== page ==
Mount Carmel High School using 3D printers to make masks

By Michelle Martin | Staff writer
Wednesday, April 22, 2020

Tim Surges, an IT staff member at Mount Carmel High School, monitors a 3D printer on April 20, 2020. Mount Carmel High School STEM teachers use the school’s 3D printers to create protective masks for senior home workers. The school began the effort after schools were closed due to the pandemic and there was a shortage of personal protective equipment for first responders and hospital workers. (Karen Callaway/Chicago Catholic)

When schools were closed and residents were ordered to stay home because of the coronavirus pandemic, educators at Mount Carmel High School, 6410 S. Dante Ave., wanted to do something to help.

That’s when an alumnus, Paul Rowan from the class of 1974, contacted the school’s president, Edward Hughes, with news of a grass-roots collaborative, Chicago Makers Fight COVID-19, and its effort to use the 3D printers scattered at schools and companies around the metropolitan area to produce reusable plastic face masks for use during the crisis.

Principal Scott Tabernacki said leaders were concerned about safety, given the stay-at-home order, but technology teacher Mike Rodgers was able to put together a plan that has one person at the school at a time, producing roughly 40 of the plastic masks each week.

Rodgers says he uses the two larger 3D printers the school acquired just this year to make the larger pieces of the masks. The four smaller printers, which the school has had since Rodgers arrived three years ago, make the smaller filter frames.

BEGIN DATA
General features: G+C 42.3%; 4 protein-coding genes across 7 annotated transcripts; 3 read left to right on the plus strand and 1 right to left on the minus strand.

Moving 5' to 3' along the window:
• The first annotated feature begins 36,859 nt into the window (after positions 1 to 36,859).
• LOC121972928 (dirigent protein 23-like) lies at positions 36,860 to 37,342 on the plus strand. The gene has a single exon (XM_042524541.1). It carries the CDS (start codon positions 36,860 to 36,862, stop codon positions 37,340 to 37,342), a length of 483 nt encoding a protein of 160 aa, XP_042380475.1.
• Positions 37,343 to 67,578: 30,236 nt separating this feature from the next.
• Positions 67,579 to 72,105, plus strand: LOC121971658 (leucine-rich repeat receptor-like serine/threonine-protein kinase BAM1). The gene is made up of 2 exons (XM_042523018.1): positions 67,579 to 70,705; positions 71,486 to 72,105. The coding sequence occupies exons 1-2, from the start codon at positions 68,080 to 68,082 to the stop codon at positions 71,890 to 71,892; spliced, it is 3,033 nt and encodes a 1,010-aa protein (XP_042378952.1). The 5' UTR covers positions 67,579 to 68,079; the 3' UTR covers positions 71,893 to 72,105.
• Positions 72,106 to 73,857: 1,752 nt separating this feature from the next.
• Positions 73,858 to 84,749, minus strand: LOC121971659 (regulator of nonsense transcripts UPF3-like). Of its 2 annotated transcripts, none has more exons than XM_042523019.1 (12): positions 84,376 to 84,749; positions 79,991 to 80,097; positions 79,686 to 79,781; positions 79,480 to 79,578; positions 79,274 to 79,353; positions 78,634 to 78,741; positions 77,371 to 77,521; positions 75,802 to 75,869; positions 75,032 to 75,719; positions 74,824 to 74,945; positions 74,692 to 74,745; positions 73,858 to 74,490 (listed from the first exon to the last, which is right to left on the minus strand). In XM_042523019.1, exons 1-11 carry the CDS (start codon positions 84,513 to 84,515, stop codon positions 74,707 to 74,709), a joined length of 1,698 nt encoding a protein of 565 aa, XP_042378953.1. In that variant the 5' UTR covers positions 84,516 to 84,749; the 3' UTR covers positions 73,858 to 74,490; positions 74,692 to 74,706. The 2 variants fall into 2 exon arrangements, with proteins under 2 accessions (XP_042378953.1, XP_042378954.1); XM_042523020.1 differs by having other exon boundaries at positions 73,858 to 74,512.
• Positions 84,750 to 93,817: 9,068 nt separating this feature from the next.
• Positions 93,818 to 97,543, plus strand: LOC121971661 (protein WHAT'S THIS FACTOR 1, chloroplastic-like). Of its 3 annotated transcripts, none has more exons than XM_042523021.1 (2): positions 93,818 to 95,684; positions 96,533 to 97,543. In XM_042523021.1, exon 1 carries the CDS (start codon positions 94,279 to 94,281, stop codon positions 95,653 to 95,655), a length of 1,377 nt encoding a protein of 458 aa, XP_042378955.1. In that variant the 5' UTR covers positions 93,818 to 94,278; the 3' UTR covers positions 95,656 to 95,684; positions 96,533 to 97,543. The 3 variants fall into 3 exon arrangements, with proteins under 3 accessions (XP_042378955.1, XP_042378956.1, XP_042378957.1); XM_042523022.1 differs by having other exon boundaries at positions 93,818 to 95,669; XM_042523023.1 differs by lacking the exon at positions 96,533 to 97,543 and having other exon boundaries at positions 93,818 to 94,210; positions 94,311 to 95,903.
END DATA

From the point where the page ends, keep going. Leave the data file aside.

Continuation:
The school is using a design created and made available by the Billings Clinic in Montana.

“It’s not as simple as just uploading the design file and hitting start,” Tabernacki said. “That’s where my hat’s off to Doc Rodgers. He had to do a lot of calibrating and adjusting to get it right.”

“Each printing takes a long time, five or six hours, and it’s a challenge deciding when to print and how many to print,” Rodgers said. “And there’s troubleshooting, if the extruder gets clogged or something like that.”

But the machines don’t need someone to babysit them all the time, so Rodgers usually sets them to start at night, Mount Carmel IT staff member Tim Surges takes them off the machine in the morning and starts another set, and Rodgers comes in the afternoon to get those and start a third set.

They’ve been averaging 40 a week for three weeks, Rodgers said.

It’s a bit different from what the printers, housed in Mount Carmel’s Kevin F. Kennelly Jr. Design Center, are usually used for.

Rodgers said students use them during class and after school to make items such as key chains, cups with their initials and game characters. One student made a set of chess pieces, he said.

According to the Chicago Makers group, the masks produced at Mount Carmel are earmarked for the nine Silver Birch senior living facilities in Indiana, the closest of which is in Hammond. But 50 have also gone to Advocate Christ Medical Center, where a student’s mother works as an emergency room nurse.

“We’re all itching to get back to school in a big way, and we want to do whatever we can,” said Tony DiFilippo, the school’s vice president for marketing and strategy. “Whether that’s by printing masks or staying home. It falls within what we teach our young men every day in terms of prayer, charism and community. Every mask that we print means that we get to come back to school a little bit faster.”


  • catholic schools
  • coronavirus

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